All About MICA
What’s the story behind MICA?
MICA is changing the goalposts.
There is nothing that states we can’t make it where we’re rooted. Artist mothers come from all walks of life, different backgrounds, and are at different stages of motherhood: some are pregnant, others have little ones, and some of us have teens, or college and beyond. Being an artist is a full-time commitment and often motherhood takes as much time and energy. The two parts of the artist mother are being pulled between two worlds they can’t deny.
Lyza Fennell and Elena Allee met in 2008 when their now teenagers were only two years old. They immediately bonded over similar backgrounds and interests. Lyza and Elena fantasized about ways to collaborate creatively over the years. They also would commiserate over not being able to find time to work on their art forms.
MICA, Mothers Institute for Collaboration and Art, was born from an email from Smith College’s Dean of Students regarding a grant opportunity and a further conversation between Lyza and Elena in creating an innovative way of celebrating and supporting artistic mothers like them.
In 2021 and 2022, they built the beginnings of MICA. MICA endeavors to be an opportunity to spotlight and support artistic mothers through many channels including the bi-annual arts festival, website and social media, and workshops, which they hope to offer in 2023. MICA grows with its community. When we artistic mothers collaborate, we lift each other up and offer support where individual help is needed. Communities build from their roots—when we meet we learn from each other.
Who are we?
Lyza Fennell, Managing Director
Lyza has a Bachelor of Art in Theatre from Smith College. While at Smith, she rediscovered her passion for creative arts and immersed herself in playwriting, creative writing, costume design, art, and publicity classes. Some of Lyza’s greatest strengths are her drive, determination, and ability to overcome obstacles. Lyza’s creative arts background, paired with her marketing and networking skills, ensures a unique, visually appealing, and culturally rich perspective. As co-owner of T-Ray Music, Inc, a music production company, Lyza concentrates on the business side of things. In 2020, she became Creative Director for a law tutoring company and business lawyer focusing on women-and-mother-owned small businesses and has since been promoted to Business Manager.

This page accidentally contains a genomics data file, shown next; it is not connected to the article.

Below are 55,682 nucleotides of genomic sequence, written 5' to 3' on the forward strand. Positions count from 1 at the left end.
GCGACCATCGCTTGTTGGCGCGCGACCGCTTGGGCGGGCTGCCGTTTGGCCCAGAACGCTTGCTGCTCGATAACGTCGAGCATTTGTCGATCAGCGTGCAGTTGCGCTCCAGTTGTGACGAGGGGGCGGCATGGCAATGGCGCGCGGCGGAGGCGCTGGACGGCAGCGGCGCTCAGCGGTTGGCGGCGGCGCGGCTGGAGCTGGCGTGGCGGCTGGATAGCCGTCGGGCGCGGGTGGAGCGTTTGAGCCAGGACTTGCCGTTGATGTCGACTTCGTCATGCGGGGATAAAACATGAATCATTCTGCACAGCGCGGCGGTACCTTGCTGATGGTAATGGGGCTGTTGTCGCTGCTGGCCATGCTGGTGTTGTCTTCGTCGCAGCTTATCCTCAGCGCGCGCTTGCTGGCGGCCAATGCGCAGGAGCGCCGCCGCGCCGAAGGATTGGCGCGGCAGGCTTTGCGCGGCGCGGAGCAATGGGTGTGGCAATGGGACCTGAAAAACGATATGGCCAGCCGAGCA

In her early career, Lyza managed a Betsey Johnson boutique on the Upper West Side of Manhattan with sales revenue of over $1.5 million. She increased sales by 10-30% each month. Highlights of the job were visual merchandising, personal shopping, buying in the showroom, and assisting at fashion shows.
As the wife of a traveling musician, Lyza knows firsthand the many highs and lows that come with being an artist without a guaranteed paycheck. Becoming a mother was life-changing and beyond rewarding, and she treasures every moment with her kids. As a mother who set aside her own passions, Lyza has reemerged as an artist herself gathering her tools and seeking to build a meaningful community. It takes a village to raise a child, they say. MICA says: it takes a village to raise artistic mothers, too. It’s time for the village to give back to mom, let her rise. MICA knows artists need to be empowered and build entrepreneurial skills.
Elena Allee, Art Director
Elena Allee is an artist, mom, chocolatier, and farmer, originally from New York City and Vermont, currently settled and working in Western Massachusetts, having arrived there via Oakland, the Central Coast, and Los Angeles, California, where, concomitant with her studio practice, she had a clothing label, designed theater sets, and ran a nightclub/alternative theater space among other endeavors.
Elena received her BA in English and Spanish literature, with a second concentration in art, from Bennington College, and her MFA in painting from The Mason Gross School of the Arts at Rutgers University.
After scaling back her studio work and time considerably for the last 16 years to focus on raising her type one diabetic kid as a single mom (and running two businesses to be able to afford this), Elena has finally been able to get back to more studio time in the last year and is currently working on a number of painting commissions and a series of large drawings of endangered species.
During the hiatus from her studio, she co-founded and co-directed a community education center and homeschooling co-operative, where she also taught art and writing. She is also co-owner of a local chocolate company in Western Massachusetts.